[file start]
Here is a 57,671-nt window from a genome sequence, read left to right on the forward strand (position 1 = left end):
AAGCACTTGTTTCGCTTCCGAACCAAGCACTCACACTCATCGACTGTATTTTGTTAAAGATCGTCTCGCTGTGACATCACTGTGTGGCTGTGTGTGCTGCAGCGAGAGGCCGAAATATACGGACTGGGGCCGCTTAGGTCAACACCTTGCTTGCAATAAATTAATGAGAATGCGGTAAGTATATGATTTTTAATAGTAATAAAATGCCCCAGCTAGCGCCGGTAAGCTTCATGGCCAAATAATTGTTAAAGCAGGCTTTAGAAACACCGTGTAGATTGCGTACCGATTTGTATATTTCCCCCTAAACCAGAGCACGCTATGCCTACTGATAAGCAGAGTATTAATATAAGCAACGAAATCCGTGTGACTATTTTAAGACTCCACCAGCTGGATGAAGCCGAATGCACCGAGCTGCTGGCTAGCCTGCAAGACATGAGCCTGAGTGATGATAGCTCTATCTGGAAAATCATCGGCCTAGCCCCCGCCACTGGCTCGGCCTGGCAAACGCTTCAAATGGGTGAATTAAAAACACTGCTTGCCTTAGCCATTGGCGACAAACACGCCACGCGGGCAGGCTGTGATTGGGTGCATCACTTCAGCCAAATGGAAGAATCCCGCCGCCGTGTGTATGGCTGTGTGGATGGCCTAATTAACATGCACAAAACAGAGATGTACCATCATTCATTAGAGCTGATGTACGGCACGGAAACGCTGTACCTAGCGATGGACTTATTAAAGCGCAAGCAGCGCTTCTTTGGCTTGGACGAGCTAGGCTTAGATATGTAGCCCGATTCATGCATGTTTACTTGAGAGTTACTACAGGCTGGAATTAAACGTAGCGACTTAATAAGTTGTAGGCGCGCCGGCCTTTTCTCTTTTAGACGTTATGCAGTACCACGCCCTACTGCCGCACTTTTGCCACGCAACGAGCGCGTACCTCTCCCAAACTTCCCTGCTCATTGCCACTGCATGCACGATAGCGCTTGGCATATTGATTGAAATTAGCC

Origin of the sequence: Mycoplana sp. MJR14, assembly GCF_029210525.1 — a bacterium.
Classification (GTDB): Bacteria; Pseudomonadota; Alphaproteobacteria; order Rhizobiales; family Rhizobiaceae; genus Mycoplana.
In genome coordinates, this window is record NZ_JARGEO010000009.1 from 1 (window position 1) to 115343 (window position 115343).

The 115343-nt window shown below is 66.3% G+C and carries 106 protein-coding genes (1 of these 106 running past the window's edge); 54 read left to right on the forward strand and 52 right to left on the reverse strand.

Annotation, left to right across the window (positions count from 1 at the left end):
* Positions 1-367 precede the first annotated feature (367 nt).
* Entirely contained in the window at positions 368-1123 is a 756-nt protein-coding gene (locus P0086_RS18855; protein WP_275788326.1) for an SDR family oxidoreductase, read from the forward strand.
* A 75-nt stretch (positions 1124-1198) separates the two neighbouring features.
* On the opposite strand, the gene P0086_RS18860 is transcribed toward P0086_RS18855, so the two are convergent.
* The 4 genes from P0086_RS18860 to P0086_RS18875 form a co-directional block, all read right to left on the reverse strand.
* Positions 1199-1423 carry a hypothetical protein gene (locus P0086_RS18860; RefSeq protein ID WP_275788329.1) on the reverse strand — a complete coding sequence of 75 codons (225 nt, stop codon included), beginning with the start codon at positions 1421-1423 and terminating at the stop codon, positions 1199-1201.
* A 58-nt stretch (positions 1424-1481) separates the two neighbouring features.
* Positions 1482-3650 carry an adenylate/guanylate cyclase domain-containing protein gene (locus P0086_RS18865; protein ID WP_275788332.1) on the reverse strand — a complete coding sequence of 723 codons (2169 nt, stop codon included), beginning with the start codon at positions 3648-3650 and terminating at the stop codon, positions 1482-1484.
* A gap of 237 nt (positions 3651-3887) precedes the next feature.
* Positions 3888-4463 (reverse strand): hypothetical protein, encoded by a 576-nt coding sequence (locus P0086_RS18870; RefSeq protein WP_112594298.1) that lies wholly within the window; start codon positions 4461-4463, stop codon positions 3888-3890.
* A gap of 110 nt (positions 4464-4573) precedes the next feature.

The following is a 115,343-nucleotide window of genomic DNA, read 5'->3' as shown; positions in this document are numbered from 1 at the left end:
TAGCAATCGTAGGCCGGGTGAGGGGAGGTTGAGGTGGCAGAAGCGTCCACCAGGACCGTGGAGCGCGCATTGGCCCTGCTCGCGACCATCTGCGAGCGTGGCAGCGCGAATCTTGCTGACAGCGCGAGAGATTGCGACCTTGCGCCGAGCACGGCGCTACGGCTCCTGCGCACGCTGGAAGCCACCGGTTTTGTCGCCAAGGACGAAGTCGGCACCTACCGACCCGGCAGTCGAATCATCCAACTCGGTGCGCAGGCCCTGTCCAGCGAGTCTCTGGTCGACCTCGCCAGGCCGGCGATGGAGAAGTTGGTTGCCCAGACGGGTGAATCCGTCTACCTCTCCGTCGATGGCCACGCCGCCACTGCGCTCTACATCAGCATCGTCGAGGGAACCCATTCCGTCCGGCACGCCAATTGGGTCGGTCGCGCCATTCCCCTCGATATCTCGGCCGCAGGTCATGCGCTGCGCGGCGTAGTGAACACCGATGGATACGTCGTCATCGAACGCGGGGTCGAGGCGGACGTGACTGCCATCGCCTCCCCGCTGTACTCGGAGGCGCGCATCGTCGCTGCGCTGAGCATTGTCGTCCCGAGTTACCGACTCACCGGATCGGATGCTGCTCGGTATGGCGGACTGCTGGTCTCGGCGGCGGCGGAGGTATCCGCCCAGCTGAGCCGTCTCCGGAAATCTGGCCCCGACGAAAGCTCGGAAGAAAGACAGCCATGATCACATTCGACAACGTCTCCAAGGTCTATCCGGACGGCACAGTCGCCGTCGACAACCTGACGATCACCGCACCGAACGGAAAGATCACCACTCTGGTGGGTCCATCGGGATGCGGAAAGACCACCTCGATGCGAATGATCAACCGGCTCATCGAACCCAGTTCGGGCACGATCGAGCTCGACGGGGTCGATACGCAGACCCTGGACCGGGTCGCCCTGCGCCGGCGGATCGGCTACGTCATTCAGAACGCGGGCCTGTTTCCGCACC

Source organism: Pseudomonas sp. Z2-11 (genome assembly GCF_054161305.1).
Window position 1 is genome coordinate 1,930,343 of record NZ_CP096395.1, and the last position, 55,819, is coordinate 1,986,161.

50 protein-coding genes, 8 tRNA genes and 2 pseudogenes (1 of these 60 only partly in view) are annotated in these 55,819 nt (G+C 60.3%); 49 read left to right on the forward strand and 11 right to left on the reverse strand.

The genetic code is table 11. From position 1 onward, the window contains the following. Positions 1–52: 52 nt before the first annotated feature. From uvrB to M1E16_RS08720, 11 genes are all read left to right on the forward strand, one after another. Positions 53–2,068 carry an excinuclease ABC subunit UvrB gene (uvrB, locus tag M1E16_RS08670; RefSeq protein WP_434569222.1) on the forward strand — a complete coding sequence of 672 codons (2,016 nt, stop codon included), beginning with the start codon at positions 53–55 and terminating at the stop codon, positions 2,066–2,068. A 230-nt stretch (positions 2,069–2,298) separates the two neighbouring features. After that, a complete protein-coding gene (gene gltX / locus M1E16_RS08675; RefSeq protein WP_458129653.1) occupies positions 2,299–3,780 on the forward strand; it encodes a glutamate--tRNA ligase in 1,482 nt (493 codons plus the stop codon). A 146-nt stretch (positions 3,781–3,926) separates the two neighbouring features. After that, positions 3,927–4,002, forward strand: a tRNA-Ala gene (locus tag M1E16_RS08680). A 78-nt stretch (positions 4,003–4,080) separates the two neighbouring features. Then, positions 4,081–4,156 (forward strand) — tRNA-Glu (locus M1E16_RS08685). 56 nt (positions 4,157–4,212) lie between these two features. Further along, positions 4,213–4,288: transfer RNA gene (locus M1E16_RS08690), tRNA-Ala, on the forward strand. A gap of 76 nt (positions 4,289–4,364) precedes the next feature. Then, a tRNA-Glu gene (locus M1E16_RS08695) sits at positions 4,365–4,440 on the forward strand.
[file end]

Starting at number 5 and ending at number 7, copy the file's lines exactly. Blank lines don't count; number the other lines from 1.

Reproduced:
In genome coordinates, this window is record NZ_JARGEO010000009.1 from 1 (window position 1) to 115343 (window position 115343).

The 115343-nt window shown below is 66.3% G+C and carries 106 protein-coding genes (1 of these 106 running past the window's edge); 54 read left to right on the forward strand and 52 right to left on the reverse strand.

Annotation, left to right across the window (positions count from 1 at the left end):